During her college graduation ceremony, a 25 year old mother in Los Angeles breastfed her infant daughter. She had a photo taken of the moment then posted it to the Facebook group, Black Mothers Do Breastfeed, as a way of showing support for mothers like her: black women who have opted out of using formula and have chosen instead to nurse. A number of studies and surveys reveal that black mothers lag behind other mothers when it comes to breastfeeding, hence the creation of the Facebook group. The goal of it is simple: to encourage via sharing that many black women do, in fact, breastfeed. Karlesha Thurman, the graduating mother, is one of many.

Since the picture went viral, she’s received an outpouring of support. Those folks understand. Her child was fussy and hungry, and it was a long graduation ceremony. (I can vouch for the lengthiness of the ceremony. My cousin also graduated from CSU-Long Beach two years ago, and even though we arrived as the ceremony was underway, my family and I still sat for nearly two hours until the program was finally concluded.) There has also been kvetching about the picture.

But why did she have the baby with her? The baby should have been with family. Why couldn’t she sover up? She should have covered up. Would it be OK if I just whipped out my penis? To the first two questions, Karlesha has explained in interviews that her mother initially had the baby, but when the little girl became fussy in her grandmother’s arms, she collected her daughter and began to feed. A graduating friend asked to take the picture, and there you have it.

Though I am not a mother, I do know that, if I am able, I will breastfeed once I have children. I think it’s perfectly natural, and when you see a mother nursing her child, what is visible is really only some décolletage. During summer months, one can spot a number of women with revealing cleavage thanks to low-cut tops. Why is there so much emphasis on visible cleavage when the woman is breastfeeding? Is it that we’ve so classified breasts as objects solely for sexual gratification that there’s a feeling of cognitive dissonance when we see them being used as a source of nourishment for infants and toddlers as well? Perhaps therein lies the Catch-22: Public breastfeeding isn’t seen as “normal” and when a mother does take a picture doing just that (or actually breastfeeds sans photo), as a way of normalizing breastfeeding, some people have near-strokes because seeing a baby suckling from a breast is “weird.”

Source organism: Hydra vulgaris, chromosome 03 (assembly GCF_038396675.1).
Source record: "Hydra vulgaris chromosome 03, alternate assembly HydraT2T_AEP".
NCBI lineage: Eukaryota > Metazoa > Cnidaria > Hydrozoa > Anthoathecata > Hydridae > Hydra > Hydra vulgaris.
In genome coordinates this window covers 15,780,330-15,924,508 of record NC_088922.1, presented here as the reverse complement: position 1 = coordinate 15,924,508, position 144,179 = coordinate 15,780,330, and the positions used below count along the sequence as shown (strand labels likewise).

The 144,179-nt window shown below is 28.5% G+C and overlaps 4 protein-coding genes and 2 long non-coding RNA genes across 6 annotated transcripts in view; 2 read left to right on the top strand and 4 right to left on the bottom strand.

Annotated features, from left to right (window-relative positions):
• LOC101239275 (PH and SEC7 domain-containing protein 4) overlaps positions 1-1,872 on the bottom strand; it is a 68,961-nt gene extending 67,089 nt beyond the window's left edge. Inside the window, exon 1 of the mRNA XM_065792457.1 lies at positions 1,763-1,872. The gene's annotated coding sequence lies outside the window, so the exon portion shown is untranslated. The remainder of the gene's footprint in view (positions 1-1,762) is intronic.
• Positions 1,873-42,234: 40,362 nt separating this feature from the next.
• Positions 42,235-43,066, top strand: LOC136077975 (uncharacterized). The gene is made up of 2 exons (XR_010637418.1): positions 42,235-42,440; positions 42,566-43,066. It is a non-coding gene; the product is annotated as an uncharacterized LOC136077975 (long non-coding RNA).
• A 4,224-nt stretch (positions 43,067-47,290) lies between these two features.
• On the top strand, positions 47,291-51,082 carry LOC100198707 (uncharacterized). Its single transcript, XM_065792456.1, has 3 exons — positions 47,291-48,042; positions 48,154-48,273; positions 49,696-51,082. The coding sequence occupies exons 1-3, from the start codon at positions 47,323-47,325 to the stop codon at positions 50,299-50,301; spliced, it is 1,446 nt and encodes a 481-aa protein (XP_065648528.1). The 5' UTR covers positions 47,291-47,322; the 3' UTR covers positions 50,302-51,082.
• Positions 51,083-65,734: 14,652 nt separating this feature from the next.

The first time I witnessed actual grousing about public breastfeeding was a couple months ago. It was in the checkout line at the Whole Foods in Foggy Bottom, and this woman (black like me) was positively scandalized. At first I didn’t understand what was going on. She was in front of me. I was minding mine. She was all, “Oh my God! I can’t believe she’s doing that!” Me: *Should I get that chocolate bar over there?* Woman: Does she really have to do that right there?” Me: *You have chocolate at home. You don’t need to get that chocolate bar.* Woman [speaking directly to me]: Can you believe what she’s doing? [motioning to a woman on the sidewalk breastfeeding her toddler] Me: Oh. Well… Woman: She shouldn’t be doing that. The child has teeth. That’s too old. Can you believe? Me: I mean, the kid’s hungry… [blank stare] Woman: That’s like child abuse.

Then I tuned her out, and she got the message. I’m not even a mother, and I was offended. No one compelled the woman to keep gawking at a mother feeding her child, yet the woman refused to look away. The more she looked, the more worked up she made herself, acting like it was an offense to her. And I kept thinking: You know how not to be offended? Stop fucking gawking! Damn.